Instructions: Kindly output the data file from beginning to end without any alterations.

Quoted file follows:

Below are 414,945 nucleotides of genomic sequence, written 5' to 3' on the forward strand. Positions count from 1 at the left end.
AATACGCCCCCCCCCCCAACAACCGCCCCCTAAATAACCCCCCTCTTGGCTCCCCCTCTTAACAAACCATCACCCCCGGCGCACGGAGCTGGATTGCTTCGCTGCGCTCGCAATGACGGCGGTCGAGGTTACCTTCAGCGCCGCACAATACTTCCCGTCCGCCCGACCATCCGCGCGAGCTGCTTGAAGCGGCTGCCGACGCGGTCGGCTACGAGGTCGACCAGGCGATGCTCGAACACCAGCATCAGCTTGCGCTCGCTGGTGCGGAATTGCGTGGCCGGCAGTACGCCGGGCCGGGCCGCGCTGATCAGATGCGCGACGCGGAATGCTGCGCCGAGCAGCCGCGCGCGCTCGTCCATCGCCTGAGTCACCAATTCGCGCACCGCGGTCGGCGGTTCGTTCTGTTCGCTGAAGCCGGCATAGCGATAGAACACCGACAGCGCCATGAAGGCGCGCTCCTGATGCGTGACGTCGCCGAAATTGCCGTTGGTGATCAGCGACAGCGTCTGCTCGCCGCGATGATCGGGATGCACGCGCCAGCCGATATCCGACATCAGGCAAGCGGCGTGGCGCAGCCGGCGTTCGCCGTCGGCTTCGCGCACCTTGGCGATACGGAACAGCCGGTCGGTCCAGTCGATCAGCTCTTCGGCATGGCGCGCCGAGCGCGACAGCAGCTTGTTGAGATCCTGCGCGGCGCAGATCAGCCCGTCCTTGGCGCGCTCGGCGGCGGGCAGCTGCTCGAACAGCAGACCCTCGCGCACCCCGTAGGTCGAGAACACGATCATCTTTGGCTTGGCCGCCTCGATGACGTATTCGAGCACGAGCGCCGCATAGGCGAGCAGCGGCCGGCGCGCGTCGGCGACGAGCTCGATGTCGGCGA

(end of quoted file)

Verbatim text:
Below are 414,945 nucleotides of genomic sequence, written 5' to 3' on the forward strand. Positions count from 1 at the left end.
AATACGCCCCCCCCCCCAACAACCGCCCCCTAAATAACCCCCCTCTTGGCTCCCCCTCTTAACAAACCATCACCCCCGGCGCACGGAGCTGGATTGCTTCGCTGCGCTCGCAATGACGGCGGTCGAGGTTACCTTCAGCGCCGCACAATACTTCCCGTCCGCCCGACCATCCGCGCGAGCTGCTTGAAGCGGCTGCCGACGCGGTCGGCTACGAGGTCGACCAGGCGATGCTCGAACACCAGCATCAGCTTGCGCTCGCTGGTGCGGAATTGCGTGGCCGGCAGTACGCCGGGCCGGGCCGCGCTGATCAGATGCGCGACGCGGAATGCTGCGCCGAGCAGCCGCGCGCGCTCGTCCATCGCCTGAGTCACCAATTCGCGCACCGCGGTCGGCGGTTCGTTCTGTTCGCTGAAGCCGGCATAGCGATAGAACACCGACAGCGCCATGAAGGCGCGCTCCTGATGCGTGACGTCGCCGAAATTGCCGTTGGTGATCAGCGACAGCGTCTGCTCGCCGCGATGATCGGGATGCACGCGCCAGCCGATATCCGACATCAGGCAAGCGGCGTGGCGCAGCCGGCGTTCGCCGTCGGCTTCGCGCACCTTGGCGATACGGAACAGCCGGTCGGTCCAGTCGATCAGCTCTTCGGCATGGCGCGCCGAGCGCGACAGCAGCTTGTTGAGATCCTGCGCGGCGCAGATCAGCCCGTCCTTGGCGCGCTCGGCGGCGGGCAGCTGCTCGAACAGCAGACCCTCGCGCACCCCGTAGGTCGAGAACACGATCATCTTTGGCTTGGCCGCCTCGATGACGTATTCGAGCACGAGCGCCGCATAGGCGAGCAGCGGCCGGCGCGCGTCGGCGACGAGCTCGATGTCGGCGA